The development or refurbishment of hospitals and healthcare facilities requires immense effort from many people over many years. Yet when a new facility opens, there are often evident weaknesses or missed opportunities in its design. 

How could those be avoided? Are the right people being involved at the right stage in the process?  

Missed opportunities

The UK’s Nuffield Institute gives some interesting examples of missed opportunities in its 2020 paper, ‘Lessons from the last hospital building programme, and recommendations for the next.’

They include new or renovated hospitals and care homes experiencing frustrations due to: 

  • Clinical areas with far too little space due to an early assumption that outpatient services would be decentralised. When the initial planners moved on, that key assumption was not passed on to their successors or shared with those in charge of operations, hiring staff or acquiring community facilities
  • Promised investments in at-home care never materialising, meaning additional inpatient beds had to be built later
  • Workarounds and inefficiencies that became necessary when carefully planned ideas were not implemented in the final phase. 

The paper also notes that COVID-19 has changed how health services are delivered, meaning we now need:

  • Reconfigurable spaces
  • Less clinic space for outpatient appointments and more private offices for telehealth consultations
  • Greater emphasis on infection control, which includes air circulation and capacity considerations and greater access to showers and changing space for staff
  • Critical care departments with negative pressure and spaces that can be segregated by infection status
  • Standalone elective-only sites that can also manage post-op critical care. 

Those are important considerations for anyone planning to commission capital works. 

The typical approach to capital works

As NSW Health describes it, the typical approach to capital works involves 3 key phases: planning, design and delivery. 

Planning Design Delivery
  • Clinical services plan
  • Master plan
  • Functional brief
  • Business case
  • Concept
  • Schematic design
  • Detailed design
  • Procurement
  • Construction
  • Completion
  • Evaluation.


Involve the right people earlier on

Stakeholder consultation is a key part of the process – but it’s vital to involve the right stakeholders. 

The Nuffield Institute warns against letting long debates on clinical strategy delay progress as the details will no doubt change by the time the building is commissioned. Instead, it is best to focus on methods that allow flexibility of approach.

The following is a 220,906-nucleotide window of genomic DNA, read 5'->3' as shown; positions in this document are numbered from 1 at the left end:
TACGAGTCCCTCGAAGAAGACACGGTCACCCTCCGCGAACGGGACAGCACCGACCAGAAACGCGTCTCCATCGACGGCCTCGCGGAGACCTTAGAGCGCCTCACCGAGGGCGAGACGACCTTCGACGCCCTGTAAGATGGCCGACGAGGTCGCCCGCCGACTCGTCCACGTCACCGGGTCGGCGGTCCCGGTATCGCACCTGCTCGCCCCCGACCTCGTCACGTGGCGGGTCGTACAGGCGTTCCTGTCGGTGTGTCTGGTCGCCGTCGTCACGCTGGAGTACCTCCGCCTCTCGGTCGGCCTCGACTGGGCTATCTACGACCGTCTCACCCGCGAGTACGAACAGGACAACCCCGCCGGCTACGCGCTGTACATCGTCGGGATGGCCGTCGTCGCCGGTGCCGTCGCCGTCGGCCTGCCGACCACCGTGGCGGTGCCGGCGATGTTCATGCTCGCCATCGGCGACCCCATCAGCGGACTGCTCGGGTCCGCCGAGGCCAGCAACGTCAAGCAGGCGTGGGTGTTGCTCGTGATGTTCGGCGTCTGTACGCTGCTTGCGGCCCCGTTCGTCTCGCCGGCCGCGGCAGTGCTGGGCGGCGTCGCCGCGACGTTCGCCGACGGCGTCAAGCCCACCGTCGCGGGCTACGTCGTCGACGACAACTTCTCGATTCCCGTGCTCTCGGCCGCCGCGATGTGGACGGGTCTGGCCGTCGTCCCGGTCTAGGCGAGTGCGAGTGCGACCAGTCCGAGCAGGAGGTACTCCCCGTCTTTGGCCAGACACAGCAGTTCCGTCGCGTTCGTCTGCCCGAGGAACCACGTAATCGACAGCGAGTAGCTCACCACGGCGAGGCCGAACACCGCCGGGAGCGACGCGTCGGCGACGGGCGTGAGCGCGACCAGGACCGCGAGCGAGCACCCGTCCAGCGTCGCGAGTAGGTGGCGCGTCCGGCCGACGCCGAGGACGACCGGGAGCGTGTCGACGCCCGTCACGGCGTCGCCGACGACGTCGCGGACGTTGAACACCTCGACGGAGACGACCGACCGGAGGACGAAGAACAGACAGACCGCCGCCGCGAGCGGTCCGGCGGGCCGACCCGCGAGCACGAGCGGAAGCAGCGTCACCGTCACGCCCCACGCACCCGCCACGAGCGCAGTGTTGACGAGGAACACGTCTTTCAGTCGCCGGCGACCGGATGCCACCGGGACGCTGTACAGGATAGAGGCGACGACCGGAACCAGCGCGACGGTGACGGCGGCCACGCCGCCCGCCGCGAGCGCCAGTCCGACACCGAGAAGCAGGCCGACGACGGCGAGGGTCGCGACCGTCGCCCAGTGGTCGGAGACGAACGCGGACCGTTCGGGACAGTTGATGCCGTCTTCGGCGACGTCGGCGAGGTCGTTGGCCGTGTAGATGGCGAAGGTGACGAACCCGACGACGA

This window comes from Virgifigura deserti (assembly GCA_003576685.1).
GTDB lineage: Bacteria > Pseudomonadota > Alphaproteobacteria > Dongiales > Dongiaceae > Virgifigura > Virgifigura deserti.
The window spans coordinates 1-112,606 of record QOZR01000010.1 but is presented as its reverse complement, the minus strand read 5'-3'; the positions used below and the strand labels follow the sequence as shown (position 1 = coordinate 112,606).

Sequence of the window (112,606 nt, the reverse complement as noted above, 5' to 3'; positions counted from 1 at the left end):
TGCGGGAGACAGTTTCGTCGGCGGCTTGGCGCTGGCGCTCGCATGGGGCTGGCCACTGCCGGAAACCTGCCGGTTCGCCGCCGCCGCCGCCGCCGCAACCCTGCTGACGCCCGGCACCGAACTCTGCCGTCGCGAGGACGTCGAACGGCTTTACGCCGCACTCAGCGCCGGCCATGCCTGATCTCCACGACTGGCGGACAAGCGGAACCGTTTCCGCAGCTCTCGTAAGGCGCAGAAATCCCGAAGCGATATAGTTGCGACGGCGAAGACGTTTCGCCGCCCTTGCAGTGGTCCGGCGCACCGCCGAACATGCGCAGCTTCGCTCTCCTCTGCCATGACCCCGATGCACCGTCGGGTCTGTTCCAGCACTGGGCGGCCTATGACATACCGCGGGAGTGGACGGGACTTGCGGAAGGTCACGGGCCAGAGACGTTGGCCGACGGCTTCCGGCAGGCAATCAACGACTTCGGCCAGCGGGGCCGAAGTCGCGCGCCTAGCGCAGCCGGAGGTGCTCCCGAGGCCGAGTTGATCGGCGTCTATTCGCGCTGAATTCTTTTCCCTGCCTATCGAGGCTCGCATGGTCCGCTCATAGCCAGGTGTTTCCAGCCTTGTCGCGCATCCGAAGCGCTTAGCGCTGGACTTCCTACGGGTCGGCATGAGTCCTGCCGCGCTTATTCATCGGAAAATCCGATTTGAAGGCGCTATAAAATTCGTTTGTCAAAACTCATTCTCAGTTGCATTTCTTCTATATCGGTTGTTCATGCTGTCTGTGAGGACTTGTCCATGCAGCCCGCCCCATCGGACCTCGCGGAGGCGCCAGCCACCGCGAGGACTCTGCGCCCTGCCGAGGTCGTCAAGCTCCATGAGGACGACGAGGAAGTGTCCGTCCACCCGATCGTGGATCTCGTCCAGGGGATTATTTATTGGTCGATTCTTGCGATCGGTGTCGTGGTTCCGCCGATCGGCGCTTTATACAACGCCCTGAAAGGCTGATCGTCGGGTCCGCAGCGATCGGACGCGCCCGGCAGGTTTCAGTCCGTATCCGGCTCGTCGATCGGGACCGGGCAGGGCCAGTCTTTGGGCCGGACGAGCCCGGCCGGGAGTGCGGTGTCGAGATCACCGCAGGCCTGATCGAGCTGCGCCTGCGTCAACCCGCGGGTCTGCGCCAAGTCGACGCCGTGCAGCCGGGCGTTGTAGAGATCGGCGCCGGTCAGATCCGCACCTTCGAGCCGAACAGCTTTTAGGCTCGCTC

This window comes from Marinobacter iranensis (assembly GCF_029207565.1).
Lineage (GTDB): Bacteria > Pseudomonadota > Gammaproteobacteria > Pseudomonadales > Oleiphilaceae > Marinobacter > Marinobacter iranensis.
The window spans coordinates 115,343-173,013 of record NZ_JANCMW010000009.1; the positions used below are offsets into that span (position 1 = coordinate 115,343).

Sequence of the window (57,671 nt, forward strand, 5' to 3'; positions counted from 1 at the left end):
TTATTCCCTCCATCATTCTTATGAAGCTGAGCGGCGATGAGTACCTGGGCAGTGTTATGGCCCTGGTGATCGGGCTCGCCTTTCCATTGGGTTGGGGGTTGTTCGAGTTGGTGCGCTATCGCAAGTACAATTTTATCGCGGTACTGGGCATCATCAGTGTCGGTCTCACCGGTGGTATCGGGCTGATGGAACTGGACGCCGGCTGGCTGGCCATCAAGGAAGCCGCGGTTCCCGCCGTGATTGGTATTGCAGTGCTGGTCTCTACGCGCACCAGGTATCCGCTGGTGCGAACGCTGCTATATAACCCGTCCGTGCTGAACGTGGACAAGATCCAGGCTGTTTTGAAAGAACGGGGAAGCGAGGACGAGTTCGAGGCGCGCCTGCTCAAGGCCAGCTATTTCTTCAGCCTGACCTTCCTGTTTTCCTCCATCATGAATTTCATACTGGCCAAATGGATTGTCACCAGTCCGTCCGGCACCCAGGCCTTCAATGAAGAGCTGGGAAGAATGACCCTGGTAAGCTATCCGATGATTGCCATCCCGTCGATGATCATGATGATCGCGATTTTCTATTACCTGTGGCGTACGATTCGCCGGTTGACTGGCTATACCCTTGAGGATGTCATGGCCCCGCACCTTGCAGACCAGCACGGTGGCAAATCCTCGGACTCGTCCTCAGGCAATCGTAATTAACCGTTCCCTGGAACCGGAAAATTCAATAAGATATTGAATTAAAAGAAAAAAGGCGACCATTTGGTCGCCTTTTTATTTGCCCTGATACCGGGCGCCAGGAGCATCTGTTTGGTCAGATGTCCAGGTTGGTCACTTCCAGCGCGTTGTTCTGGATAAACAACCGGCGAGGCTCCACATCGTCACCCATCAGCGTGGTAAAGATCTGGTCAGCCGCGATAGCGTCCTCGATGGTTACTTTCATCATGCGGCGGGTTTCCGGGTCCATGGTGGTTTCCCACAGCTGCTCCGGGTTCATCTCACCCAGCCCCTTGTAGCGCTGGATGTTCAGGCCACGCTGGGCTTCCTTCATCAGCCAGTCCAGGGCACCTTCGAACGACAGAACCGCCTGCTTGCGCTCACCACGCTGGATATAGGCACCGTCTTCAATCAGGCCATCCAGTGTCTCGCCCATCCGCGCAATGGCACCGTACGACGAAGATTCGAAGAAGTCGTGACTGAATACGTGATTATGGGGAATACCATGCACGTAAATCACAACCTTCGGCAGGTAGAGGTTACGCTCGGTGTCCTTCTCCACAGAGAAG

It is often middle managers and clinical leaders who are asked for their input to the design. Yet, what’s really needed are the insights of grassroots staff – ward nurses, scrub nurses, operating room technicians, for example. These people have much to offer in creating a genuinely user-friendly design with efficient workflows. 

And there’s another key group whose earlier input can benefit the outcome: the builders themselves. 

Involving builders earlier in the process

The traditional design-bid-build strategy involves several contracts with different specialists such as architects, designers and builders at different stages of the project. 

A different strategy is now gaining prominence, though: design-build. In this model, the design and build stages are intertwined, giving designers and builders a chance to benefit from one another’s expertise in decisions that affect budget and function, among other things. 

One builder at a recent roundtable hosted by Q-bital Healthcare Solutions expressed his frustration in being brought into hospital refurbishment projects at the final stage, simply to carry out agreed plans with no opportunity to influence the design despite possessing considerable experience – and despite often being on the receiving end of complaints from frustrated and disappointed end-users.

They’re getting something that they don’t need or can’t work with and unfortunately, we’re the last people that they’re seeing before they go and move in. They say, you guys could’ve done better. It’s like  – No, we know what needs to happen but we can’t do that.

Another builder expressed similar concerns: 

We always keep coming on the last stage so we don’t have an opportunity to help with the facility itself, to be able to make it more user-friendly… we come in the last stage a month before we start, procure everything and go and build it. 

But we’re the ones after we finish it, all the hell starts come back to me, why’d you do that? Why is that like that? What’s happening here? Why didn’t you do that like that? 

Some people say, you’re just a builder so go and build what we told you to do… We’re builders – we understand what needs to happen and what facilities need if they’re to be accommodating 30 end users…

Involving builders and grass-roots end users (not their overseers) throughout the design process may help to improve the usability of new or refurbished Healthcare Spaces. 

[These ideas were shared at a recent Q-bital roundtable as part of the Health Facilities & Development Summit – Building Hospitals of the Future conference in Sydney on 16 June 2022.]